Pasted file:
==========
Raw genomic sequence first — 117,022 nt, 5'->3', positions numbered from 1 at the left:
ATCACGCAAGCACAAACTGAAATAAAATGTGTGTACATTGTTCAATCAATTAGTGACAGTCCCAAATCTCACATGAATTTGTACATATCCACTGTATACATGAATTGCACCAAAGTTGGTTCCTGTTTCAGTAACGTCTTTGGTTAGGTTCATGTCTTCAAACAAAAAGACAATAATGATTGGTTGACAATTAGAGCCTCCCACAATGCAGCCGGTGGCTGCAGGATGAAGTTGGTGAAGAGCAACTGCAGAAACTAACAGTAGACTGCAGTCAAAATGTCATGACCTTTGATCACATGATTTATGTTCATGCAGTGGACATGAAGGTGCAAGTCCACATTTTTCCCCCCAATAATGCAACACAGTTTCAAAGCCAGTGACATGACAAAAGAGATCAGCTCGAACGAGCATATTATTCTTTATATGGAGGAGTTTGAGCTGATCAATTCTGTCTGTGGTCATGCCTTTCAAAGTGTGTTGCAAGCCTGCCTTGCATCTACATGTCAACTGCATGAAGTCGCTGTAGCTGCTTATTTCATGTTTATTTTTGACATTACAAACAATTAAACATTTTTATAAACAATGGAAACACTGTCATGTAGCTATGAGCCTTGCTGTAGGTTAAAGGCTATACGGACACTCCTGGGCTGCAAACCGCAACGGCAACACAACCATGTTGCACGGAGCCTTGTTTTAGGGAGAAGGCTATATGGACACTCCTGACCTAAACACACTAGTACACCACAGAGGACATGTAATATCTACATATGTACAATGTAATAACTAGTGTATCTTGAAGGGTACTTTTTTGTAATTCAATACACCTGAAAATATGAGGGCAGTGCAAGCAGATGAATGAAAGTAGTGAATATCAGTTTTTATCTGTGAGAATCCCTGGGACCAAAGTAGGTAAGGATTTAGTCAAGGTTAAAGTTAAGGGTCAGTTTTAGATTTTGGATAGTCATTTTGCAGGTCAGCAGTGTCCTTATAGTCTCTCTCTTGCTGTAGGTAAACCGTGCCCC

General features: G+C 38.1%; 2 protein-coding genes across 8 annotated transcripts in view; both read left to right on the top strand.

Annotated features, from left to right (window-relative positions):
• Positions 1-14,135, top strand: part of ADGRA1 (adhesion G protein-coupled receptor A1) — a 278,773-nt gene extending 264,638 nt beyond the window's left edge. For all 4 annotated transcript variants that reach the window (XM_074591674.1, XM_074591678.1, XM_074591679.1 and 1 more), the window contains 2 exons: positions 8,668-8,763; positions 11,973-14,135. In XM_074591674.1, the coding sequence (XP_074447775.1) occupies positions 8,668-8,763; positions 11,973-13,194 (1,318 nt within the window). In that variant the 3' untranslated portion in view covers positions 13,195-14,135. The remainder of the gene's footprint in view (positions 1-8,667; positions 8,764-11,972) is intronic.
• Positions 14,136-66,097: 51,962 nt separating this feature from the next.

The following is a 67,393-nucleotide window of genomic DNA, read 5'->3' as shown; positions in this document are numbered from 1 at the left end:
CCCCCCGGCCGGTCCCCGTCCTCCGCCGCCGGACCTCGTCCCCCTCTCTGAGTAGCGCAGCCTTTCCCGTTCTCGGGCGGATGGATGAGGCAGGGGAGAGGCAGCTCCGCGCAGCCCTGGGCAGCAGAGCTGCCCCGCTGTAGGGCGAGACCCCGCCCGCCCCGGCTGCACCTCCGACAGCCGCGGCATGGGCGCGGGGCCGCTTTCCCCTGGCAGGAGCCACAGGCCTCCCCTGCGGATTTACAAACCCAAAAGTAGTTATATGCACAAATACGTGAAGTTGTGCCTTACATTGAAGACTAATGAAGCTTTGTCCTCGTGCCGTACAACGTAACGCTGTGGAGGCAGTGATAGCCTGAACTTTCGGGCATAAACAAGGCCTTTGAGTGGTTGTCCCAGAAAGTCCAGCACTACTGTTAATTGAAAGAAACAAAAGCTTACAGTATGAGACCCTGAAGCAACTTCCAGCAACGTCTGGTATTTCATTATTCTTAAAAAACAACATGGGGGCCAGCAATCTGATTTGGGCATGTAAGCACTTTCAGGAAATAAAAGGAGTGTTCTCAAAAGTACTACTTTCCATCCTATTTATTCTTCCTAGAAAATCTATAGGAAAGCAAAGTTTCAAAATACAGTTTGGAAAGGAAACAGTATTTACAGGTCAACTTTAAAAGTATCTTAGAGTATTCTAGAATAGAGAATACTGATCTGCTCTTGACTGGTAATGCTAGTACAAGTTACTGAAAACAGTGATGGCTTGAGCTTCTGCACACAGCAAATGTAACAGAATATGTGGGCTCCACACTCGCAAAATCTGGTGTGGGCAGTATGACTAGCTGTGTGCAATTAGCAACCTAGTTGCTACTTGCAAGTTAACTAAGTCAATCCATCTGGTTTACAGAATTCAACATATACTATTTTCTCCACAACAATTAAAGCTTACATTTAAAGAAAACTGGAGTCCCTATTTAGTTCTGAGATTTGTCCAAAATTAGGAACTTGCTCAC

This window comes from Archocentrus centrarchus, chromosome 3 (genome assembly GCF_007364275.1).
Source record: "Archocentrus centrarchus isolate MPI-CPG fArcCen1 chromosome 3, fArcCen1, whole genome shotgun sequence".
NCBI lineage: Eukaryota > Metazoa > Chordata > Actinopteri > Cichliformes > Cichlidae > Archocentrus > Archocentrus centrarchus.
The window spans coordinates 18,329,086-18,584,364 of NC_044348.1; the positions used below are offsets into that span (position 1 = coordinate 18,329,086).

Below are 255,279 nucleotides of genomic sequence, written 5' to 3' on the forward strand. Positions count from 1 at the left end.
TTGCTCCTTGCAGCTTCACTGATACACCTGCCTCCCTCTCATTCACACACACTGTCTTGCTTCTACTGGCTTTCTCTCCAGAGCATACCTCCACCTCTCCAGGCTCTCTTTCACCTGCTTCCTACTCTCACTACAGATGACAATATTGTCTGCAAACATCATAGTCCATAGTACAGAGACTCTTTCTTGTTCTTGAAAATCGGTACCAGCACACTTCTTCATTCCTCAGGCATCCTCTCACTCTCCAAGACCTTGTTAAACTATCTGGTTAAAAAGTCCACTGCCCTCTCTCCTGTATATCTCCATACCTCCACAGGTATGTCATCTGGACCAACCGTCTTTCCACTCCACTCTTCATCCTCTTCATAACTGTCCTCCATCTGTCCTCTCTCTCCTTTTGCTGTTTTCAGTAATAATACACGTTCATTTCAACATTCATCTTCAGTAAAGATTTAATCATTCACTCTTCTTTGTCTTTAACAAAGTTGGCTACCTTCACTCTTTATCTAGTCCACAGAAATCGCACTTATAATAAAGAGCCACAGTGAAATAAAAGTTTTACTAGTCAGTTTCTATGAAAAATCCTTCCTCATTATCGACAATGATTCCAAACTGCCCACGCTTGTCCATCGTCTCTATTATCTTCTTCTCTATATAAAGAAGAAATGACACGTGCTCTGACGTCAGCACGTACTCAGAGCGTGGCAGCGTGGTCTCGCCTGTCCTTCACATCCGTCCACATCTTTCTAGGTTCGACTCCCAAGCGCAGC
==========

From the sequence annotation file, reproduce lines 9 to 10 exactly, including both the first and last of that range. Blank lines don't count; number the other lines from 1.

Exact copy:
This window comes from Archocentrus centrarchus, chromosome 3 (genome assembly GCF_007364275.1).
Source record: "Archocentrus centrarchus isolate MPI-CPG fArcCen1 chromosome 3, fArcCen1, whole genome shotgun sequence".